“The Story of an Hour” by Kate Chopin is an example of a feminist short story, which is aimed at expressing the hidden feelings of all women in a men-dominated marriage. When interpreting the story from the feminist perspective, one can notice that the protagonist discovered some new thoughts and emotions about her existence after her husband’s death. The story represents a traditional family of the end of the nineteenth century characterized by a working husband and a housewife. In fact, one can meet such families in modern societies as well. Nowadays, many women stay at home and raise children, while their husbands work and earn money. The protagonist of the story was one of such housewives who had no chances to have an independent life. A feminist interpretation of the story focuses on women’s suppression in a family and society. Even if a husband treated his wife well, she could not feel free in their marriage and was unable to make her personal decisions. As a result, when analyzing the story from the feminist view, one can state that the tragedy of female oppression and discrimination is the central theme of the narration.
Feminist theory is focused on equal treatment of men and women in society and marriage. According to Butler, women are the main subjects of feminism (2). Moreover, women are regarded as some existing identities, who can initiate their goals and discourses and defend their rights. In Chopin’s story, Louise Mallard did not show her feminist views. On the contrary, she just listened to her husband and performed all her family duties. At the same time, the woman felt subconscious that she was oppressed. The author writes, “She was young, with a fair, calm face, whose lines bespoke repression” (Chopin). The woman is shown as an appendix to her husband who wanted to be free but did not understand her desires. One can observe her confusion in the following phrase: “There was something coming to her and she was waiting for it, fearfully. What was it? She did not know” (Chopin). Thus, Louise was afraid of her hidden wishes to be released from her family burden, which proves that she was subjugated by her husband, though she did not acknowledge it.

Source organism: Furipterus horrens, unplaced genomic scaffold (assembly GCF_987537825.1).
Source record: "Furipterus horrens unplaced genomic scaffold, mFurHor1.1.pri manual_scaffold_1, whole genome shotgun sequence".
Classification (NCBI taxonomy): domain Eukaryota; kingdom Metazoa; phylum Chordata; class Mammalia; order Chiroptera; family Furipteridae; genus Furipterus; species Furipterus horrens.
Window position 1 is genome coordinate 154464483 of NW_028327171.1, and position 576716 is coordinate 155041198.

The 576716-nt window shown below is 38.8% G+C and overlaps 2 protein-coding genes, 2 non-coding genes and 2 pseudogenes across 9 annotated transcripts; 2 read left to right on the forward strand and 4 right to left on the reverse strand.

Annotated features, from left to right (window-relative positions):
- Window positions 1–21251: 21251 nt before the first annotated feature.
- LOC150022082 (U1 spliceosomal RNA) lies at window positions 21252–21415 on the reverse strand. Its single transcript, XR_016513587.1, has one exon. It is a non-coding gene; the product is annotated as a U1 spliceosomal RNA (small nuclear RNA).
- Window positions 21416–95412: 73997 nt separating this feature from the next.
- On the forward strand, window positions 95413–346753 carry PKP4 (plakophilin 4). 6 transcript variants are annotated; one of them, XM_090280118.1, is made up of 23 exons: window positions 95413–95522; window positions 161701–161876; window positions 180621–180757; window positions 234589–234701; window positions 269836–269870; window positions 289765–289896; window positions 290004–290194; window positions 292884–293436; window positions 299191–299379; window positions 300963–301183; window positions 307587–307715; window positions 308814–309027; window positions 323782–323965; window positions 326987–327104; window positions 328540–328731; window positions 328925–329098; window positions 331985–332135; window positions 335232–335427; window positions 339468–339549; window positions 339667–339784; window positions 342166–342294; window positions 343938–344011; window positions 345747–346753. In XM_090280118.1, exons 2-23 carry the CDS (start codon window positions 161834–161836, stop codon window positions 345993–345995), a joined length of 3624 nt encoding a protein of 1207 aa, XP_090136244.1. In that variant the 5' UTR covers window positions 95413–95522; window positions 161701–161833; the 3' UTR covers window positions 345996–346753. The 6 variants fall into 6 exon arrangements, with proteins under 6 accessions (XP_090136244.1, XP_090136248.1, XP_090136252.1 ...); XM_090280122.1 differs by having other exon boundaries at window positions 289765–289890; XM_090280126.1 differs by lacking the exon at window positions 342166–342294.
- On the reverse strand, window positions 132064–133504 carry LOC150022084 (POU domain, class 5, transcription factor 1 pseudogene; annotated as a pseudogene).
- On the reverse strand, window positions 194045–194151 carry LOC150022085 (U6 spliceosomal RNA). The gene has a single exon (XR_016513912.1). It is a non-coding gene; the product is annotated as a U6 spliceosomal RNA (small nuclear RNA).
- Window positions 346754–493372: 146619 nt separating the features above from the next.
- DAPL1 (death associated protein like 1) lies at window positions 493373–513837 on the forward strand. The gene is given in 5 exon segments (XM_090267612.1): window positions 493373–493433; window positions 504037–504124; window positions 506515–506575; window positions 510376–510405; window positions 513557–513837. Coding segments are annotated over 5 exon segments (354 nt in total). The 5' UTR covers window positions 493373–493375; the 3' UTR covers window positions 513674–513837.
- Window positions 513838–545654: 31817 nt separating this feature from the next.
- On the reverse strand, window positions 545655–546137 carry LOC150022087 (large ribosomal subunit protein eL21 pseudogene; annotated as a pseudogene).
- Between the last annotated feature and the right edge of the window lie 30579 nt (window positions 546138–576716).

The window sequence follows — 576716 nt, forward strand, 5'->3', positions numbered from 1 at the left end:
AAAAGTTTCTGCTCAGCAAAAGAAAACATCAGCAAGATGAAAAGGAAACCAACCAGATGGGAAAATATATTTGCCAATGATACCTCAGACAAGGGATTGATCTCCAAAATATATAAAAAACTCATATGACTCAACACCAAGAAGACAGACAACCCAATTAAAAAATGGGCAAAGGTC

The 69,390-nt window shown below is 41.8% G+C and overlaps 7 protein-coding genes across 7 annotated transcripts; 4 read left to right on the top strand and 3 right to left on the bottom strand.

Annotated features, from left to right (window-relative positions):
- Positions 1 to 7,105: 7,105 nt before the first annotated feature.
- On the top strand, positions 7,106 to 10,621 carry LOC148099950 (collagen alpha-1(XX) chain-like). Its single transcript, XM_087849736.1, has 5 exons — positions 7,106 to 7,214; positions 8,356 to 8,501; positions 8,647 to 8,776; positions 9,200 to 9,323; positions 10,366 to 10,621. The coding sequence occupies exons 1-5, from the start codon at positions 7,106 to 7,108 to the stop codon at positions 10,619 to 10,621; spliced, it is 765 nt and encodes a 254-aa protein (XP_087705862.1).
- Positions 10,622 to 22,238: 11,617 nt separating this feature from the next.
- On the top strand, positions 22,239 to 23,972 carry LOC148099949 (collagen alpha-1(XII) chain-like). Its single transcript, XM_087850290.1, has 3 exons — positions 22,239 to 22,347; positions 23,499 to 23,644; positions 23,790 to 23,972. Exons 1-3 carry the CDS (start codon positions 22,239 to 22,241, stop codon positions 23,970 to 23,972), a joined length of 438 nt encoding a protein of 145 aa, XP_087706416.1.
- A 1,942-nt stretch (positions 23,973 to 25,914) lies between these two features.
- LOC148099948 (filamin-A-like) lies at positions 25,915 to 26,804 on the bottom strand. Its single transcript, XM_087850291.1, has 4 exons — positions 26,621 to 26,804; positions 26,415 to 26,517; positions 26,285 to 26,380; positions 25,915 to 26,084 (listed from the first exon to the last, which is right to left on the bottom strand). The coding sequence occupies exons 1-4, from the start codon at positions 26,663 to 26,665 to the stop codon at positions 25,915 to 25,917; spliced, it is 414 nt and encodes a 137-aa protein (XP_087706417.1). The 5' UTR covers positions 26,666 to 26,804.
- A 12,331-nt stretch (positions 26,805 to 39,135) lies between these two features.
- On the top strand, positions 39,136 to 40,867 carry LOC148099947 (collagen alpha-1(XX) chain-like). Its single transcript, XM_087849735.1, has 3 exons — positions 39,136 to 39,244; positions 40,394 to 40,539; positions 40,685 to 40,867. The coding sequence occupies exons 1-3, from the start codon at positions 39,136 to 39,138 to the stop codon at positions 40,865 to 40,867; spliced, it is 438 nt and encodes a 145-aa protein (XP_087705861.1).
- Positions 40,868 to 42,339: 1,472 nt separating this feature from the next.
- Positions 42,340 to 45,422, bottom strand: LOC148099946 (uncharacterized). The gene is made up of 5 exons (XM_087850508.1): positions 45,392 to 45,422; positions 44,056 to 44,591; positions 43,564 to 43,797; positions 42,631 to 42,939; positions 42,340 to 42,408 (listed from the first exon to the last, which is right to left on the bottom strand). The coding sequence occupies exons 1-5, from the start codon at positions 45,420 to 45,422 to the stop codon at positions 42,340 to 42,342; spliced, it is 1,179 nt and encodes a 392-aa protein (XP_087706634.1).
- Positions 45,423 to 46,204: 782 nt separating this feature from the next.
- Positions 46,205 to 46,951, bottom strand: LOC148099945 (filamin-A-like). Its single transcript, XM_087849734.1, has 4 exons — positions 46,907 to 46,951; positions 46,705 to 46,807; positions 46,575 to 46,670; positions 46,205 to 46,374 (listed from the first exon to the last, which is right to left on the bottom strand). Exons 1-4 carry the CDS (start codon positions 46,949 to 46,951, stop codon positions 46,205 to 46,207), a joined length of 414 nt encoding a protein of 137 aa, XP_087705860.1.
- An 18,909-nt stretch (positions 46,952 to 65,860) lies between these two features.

Mrs. Mallard is shown as a woman who differed from traditional women of those times. For example, her sister Josephine belonged to those women who attached themselves to their husbands completely and did not live for themselves (Wan 167). Consequently, Josephine could not imagine that Louise was glad that her husband died. Louise, in turn, “was drinking a very elixir of life through that open window” and dreamed about her novel life (Chopin). Mrs. Mallard’s reaction to her husband’s death can be explained in the following way. The woman lived in a patriarchy, which means that her rights were ignored and her voice had no meaning. Besides, the politics of patriarchy was aimed at benefiting the men and to make detriment to women (Klocke 1). The supporters of the Feminist theory would interpret this situation referring to the whole society. Thus, the problem was not in Mallard’s marriage but in the community they lived in. Probably, the husband of Louise was not as bad as he seemed. However, he acted in the same way the other men did because he was raised in such an atmosphere. Therefore, one cannot judge Mr. Mallard for the fact that Louise felt oppressed due to the fact that the politics of patriarchy were a part of the system.
One can argue that there was no evidence of Brently’s negative attitude toward his wife. The readers observe a single day of Louise’s life, and nothing is said about her husband and their marriage. However, some critics argue, that “Mrs. Mallard’s reaction to her husband’s death is enough to persuade the reader that she has been subject to such an unfair way of treatment” (Sabbagh and Saghaei 297). Moreover, the other critics claim that the whole story was a radical “attack on marriage, on one person’s dominance over another” (Sabbagh and Saghaei 297). If Chopin did not want the readers to think about her story in such a way, she would describe Louise’s reaction differently. However, the author was a feminist herself, and she made her female characters emancipated and passionate to reveal her personal desires in the narration.